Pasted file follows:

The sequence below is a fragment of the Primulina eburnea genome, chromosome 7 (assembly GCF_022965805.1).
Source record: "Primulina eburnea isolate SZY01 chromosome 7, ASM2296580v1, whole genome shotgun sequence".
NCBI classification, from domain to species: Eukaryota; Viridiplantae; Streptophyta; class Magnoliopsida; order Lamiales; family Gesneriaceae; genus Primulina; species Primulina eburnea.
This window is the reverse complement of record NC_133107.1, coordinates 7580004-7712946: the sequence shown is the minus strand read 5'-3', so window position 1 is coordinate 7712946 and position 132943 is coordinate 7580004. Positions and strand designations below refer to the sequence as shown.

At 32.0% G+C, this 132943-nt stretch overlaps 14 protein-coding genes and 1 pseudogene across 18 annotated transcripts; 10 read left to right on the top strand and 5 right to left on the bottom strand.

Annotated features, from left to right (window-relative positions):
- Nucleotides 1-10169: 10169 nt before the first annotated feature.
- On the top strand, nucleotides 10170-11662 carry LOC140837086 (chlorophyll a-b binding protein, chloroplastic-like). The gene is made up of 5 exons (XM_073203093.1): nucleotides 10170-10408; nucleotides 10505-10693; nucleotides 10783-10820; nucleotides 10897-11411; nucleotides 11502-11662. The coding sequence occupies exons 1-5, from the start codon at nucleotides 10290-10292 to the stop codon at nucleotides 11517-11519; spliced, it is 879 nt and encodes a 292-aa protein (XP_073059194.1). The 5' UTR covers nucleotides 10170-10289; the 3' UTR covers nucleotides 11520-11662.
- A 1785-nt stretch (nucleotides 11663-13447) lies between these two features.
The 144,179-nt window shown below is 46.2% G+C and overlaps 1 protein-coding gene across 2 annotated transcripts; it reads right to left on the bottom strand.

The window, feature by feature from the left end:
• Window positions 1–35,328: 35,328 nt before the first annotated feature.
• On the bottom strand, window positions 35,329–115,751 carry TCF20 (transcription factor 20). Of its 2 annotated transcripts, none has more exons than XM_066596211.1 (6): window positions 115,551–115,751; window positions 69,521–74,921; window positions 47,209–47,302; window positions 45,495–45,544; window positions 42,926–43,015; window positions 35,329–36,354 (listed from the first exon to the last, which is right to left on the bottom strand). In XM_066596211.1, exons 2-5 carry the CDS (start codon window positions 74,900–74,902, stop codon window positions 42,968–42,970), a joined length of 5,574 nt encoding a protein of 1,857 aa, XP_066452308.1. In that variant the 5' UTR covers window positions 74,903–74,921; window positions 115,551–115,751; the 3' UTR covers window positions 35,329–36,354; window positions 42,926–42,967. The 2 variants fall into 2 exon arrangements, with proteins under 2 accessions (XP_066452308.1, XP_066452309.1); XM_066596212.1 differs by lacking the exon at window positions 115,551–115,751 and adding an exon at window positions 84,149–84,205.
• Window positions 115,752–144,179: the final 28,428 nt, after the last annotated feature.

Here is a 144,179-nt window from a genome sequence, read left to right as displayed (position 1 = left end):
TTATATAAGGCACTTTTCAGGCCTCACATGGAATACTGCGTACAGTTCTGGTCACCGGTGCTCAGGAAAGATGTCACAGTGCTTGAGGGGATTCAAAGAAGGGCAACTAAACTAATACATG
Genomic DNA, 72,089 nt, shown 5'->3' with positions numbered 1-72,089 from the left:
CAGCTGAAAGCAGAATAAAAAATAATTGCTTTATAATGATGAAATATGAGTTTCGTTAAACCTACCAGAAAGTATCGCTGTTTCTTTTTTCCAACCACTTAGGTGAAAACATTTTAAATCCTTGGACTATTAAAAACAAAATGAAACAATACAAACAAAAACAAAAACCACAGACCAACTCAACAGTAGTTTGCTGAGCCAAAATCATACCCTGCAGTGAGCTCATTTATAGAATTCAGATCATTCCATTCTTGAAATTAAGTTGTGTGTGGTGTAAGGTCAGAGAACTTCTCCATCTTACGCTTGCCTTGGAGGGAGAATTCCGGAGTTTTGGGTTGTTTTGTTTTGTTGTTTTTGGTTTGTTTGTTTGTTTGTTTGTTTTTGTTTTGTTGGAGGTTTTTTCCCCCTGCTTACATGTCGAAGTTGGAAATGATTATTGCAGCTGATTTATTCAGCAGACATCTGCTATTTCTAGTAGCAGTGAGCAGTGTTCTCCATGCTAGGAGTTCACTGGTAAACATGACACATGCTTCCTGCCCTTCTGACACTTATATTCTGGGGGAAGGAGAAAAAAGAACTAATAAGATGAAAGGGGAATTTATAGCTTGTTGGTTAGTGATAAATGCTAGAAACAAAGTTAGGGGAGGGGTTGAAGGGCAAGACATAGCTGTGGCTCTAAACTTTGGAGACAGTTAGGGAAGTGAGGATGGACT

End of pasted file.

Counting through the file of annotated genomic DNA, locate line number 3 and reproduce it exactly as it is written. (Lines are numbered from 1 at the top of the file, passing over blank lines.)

NCBI classification, from domain to species: Eukaryota; Viridiplantae; Streptophyta; class Magnoliopsida; order Lamiales; family Gesneriaceae; genus Primulina; species Primulina eburnea.